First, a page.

Some topics covered on Kmareka have garnered more attention and seem to be part of a larger change in communication sweeping the world. Online communication, activism, and blogging are steadily gaining credibility and beginning to influence public policy and the direction of social change. People are coming to understand local, national, and global issues in different ways by reading about them and discussing them online where they can cite sources and bring better information into the discussion.
There is a way in which the “collective unconscious” — as defined as the collective reservoir of human experience, knowledge, and ideas — is stumbling toward progress in the many blogs of significance online. It is not just coincidence that more discussion of medicating children is taking place in the mainstream media. Nor is it just coincidence that America is now more aware of its growing discontent with the movement conservatives who have governed our country for the past 7 years. At Kmareka, we strive to be part of the collective unconscious on these issues in that we are helping to bring them out of the realm of the repressed and into the light of day where they can be examined and acted upon. In bringing these issues into the open, we are helping in the collective effort to actualize.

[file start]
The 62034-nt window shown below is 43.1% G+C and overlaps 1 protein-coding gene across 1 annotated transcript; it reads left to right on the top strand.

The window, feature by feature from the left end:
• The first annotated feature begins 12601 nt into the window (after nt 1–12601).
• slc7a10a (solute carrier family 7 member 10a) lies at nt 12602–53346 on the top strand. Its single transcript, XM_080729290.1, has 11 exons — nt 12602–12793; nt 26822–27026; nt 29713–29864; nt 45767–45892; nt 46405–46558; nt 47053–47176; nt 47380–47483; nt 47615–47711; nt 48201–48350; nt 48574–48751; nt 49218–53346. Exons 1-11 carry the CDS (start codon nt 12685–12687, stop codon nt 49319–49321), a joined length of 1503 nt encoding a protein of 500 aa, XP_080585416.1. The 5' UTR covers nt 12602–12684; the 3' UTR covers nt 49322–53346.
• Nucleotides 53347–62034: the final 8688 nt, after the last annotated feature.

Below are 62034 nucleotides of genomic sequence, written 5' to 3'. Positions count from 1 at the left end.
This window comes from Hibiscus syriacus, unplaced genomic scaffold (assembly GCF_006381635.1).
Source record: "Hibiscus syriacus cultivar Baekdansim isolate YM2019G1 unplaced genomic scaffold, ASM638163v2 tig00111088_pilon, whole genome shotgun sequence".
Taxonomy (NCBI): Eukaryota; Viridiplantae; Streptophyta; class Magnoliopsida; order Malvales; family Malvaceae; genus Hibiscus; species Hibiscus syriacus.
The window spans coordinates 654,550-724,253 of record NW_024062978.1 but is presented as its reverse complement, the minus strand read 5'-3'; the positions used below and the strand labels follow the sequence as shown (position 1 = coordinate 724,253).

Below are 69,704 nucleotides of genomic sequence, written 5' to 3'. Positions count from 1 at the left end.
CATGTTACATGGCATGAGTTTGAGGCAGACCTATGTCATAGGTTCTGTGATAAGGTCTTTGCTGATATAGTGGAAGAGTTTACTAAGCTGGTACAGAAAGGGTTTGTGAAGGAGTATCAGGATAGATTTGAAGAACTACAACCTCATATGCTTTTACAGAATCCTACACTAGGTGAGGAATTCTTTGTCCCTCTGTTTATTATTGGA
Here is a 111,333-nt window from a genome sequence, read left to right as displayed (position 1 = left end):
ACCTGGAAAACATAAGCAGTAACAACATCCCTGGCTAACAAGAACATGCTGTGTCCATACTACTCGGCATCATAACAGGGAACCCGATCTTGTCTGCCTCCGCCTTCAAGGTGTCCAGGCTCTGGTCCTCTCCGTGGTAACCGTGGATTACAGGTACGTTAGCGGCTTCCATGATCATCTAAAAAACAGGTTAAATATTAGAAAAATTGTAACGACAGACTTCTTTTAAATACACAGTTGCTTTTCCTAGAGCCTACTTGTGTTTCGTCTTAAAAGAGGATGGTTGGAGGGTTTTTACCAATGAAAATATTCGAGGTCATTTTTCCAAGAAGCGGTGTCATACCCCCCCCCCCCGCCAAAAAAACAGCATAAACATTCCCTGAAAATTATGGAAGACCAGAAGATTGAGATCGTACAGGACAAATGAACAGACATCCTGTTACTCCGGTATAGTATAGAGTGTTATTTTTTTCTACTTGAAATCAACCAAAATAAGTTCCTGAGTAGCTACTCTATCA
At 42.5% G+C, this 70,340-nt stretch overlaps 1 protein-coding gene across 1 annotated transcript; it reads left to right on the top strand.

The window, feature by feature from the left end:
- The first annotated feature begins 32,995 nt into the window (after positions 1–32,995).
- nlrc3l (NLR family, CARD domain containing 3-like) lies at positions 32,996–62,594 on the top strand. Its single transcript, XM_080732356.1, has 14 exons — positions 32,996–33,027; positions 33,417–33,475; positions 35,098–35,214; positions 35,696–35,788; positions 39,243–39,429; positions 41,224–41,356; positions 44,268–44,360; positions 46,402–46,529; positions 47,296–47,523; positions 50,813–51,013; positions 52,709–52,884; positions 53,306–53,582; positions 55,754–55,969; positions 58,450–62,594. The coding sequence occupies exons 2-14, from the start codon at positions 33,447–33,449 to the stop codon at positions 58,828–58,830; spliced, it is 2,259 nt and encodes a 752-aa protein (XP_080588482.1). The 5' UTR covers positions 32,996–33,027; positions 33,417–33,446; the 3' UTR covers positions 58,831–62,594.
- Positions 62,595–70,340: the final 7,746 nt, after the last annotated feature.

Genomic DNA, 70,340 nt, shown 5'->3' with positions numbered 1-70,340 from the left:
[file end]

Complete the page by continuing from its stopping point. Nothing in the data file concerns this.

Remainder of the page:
As technology and communication online evolve, we also begin to experience more of each other emotionally online. I now feel connected to many people whom I’ve never seen in the flesh — not because they are famous, but because they bring their distinctive voices and ideas, from the absurd to the angry to the funny to the grieved, to Kmareka. One of our commenters, Donald Wolberg, is a paleontologist with a keen voice for politics, and a mind full of science and history. He first showed up on Kmareka to argue about climate change and has since returned to discuss issues as diverse as medicating children and the similarities of Dick Cheney to an overfed game pheasant. When he emailed me about a difficult loss this past year, I felt a deep sorrow for him. Somehow now we are connected, he and I, although I’ve never met him.
I’ve also gotten to know members of my real community better through blogging. By attending community events related to health, education and the environment, I have met many local elected officials and have also become a familiar face to our U.S. Senate delegation. So while the money for blogging is not big (and most of it is shared with my co-bloggers) the pay-off in terms of learning, and being part of an engaging world, is huge.
So, here’s to 2008 and here’s to the hits, and may they keep on coming…
Kiersten’s Top Hits: